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Murray retires after service to Colusa, Sutter, Yuba county farmers

Director of UC Cooperative Extension for Colusa, Sutter and Yuba counties, Michael Murray, retires on Jan. 1, 2011, ending a 32-year career of service to the Northern California agricultural community. During his career, Murray conducted research on plant growth regulators on tomato and vegetable seed crops. Murray authored 18 peer-reviewed research papers and 155 technical articles. He served terms as president of the California Plant Growth Regulator Society, president of the UC Academic Assembly Council, chair of the Academic Assembly Council Personnel Committee and president of the California Association of Farm Advisors and Specialists.

Director of UC Cooperative Extension for Colusa, Sutter and Yuba counties, Michael Murray, retires on Jan. 1, 2011, ending a 32-year career of service to the Northern California agricultural community.

Murray said his interest in agriculture was sparked by a botany professor at San Diego Community College.

"He was so passionate about what he was doing, it was infectious," Murray said.

Murray transferred to UC Davis and earned a bachelor's degree in plant science in 1977 and a master's degree in plant physiology in 1979. He became part of a UC Cooperative Extension internship program in the late 1970s designed to expose promising graduates to a potential career in agricultural extension. Before the one-year internship was over, Murray was offered a farm advisor position in Colusa County.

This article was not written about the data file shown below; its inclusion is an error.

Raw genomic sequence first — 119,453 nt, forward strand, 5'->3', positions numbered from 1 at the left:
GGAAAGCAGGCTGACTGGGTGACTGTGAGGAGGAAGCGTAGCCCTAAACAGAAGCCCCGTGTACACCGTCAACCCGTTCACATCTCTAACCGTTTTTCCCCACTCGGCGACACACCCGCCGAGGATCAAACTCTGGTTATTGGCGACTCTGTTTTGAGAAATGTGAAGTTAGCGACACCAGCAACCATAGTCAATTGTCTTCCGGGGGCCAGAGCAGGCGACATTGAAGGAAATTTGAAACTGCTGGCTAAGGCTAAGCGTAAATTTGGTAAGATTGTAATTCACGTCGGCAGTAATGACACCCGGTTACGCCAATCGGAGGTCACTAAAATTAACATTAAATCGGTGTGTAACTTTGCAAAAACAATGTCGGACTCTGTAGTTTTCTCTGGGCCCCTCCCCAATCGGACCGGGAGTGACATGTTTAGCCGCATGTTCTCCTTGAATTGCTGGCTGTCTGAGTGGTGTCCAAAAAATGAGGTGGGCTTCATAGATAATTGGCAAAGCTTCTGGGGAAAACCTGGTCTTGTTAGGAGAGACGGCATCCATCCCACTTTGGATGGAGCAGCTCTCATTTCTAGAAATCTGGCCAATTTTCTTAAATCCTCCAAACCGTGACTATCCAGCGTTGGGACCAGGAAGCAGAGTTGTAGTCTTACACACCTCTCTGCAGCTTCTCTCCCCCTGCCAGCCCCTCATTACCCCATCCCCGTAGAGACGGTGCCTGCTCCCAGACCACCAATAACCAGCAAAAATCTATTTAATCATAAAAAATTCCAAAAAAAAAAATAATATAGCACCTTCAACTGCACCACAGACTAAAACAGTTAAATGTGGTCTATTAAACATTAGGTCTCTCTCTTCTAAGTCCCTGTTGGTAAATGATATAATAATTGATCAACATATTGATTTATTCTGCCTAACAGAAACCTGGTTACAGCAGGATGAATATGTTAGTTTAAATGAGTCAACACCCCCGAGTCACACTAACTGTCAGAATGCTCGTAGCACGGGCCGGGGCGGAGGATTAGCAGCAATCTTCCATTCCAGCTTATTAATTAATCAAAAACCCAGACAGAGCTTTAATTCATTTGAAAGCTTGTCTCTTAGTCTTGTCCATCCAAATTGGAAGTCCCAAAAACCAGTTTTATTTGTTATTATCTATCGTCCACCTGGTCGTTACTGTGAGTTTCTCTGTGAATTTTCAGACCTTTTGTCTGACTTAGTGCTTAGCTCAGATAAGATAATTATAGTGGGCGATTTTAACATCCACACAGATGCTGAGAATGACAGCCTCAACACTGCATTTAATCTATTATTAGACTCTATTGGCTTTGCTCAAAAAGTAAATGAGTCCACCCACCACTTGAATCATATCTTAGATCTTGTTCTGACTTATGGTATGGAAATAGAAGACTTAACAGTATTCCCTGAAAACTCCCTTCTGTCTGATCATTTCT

As the farm advisor for field and row crops, Murray focused on processing tomatoes and vegetable seed crops. From 1990 to 1995, Murray served as the associate regional director of what was then the UC Cooperative Extension North Region. In 1992, he was named director of Cooperative Extension in Colusa County and in 2003 he assumed directorship for Cooperative Extension in Sutter and Yuba counties as well.

UC Cooperative Extension has received consistent support in the communities under Murray's leadership, which he attributes to building strong relationships with county leaders and delivering quality programs.

In 2005, Murray coordinated a pilot leadership development program for Colusa County department heads. The group met once per month for a year with UC and community leaders to learn ways for creating an improved workplace environment. The program was recognized with the National Association of Counties Award of Excellence.

During his career, Murray conducted research on plant growth regulators on tomato and vegetable seed crops. Murray authored 18 peer-reviewed research papers and 155 technical articles. He served terms as president of the California Plant Growth Regulator Society, president of the UC Academic Assembly Council, chair of the Academic Assembly Council Personnel Committee and president of the California Association of Farm Advisors and Specialists.

Since serendipity led to a successful and rewarding career, Murray said he will allow serendipity to shape a fulfilling retirement. Although he has not made formal plans, Murray said he hopes to travel in the United States and overseas and will pursue agricultural consulting opportunities that arise.

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